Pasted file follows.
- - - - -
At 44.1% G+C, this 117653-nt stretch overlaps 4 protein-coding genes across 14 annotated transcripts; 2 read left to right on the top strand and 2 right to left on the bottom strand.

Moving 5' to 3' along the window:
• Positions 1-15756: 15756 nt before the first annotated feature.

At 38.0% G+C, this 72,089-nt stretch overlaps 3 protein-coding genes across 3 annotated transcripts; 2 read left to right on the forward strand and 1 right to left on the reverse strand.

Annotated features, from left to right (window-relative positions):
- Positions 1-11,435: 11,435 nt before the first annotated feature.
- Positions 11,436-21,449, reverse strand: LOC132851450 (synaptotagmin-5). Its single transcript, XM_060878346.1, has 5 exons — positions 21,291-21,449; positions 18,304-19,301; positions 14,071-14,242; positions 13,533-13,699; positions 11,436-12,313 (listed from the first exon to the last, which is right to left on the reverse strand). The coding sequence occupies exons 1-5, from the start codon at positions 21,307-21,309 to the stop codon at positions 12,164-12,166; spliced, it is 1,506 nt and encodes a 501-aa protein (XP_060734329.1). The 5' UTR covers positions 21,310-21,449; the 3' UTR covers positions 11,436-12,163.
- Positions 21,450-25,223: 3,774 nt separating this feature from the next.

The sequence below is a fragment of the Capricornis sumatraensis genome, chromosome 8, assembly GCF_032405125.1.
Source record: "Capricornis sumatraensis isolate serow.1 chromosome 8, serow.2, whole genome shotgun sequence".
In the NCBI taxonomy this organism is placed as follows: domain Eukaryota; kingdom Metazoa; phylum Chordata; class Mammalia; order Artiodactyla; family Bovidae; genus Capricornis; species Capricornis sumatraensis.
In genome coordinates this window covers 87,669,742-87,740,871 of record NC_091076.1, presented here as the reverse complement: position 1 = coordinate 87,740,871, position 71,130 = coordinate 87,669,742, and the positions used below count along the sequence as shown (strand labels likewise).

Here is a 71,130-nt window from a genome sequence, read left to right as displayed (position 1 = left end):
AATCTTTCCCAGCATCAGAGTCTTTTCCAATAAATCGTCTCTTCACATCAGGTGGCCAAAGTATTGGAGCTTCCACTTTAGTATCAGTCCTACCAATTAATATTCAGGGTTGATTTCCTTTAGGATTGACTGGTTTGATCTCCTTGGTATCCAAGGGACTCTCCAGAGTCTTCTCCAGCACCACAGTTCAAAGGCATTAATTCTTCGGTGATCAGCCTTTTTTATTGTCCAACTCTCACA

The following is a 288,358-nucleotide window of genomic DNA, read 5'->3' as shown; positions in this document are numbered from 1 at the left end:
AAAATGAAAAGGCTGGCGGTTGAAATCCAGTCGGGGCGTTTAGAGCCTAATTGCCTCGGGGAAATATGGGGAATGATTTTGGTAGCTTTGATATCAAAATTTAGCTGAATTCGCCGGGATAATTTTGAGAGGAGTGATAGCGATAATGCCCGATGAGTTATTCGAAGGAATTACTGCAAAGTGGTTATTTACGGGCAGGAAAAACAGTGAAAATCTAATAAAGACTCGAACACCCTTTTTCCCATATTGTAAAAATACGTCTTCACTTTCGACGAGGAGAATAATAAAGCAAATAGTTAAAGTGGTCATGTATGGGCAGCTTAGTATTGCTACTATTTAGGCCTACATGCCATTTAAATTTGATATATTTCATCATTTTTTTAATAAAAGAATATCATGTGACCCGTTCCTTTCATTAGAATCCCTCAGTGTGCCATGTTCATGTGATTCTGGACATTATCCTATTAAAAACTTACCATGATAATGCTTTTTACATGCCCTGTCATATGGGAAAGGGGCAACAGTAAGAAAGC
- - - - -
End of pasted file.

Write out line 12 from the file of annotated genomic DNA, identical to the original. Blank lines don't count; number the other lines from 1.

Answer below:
In genome coordinates this window covers 87,669,742-87,740,871 of record NC_091076.1, presented here as the reverse complement: position 1 = coordinate 87,740,871, position 71,130 = coordinate 87,669,742, and the positions used below count along the sequence as shown (strand labels likewise).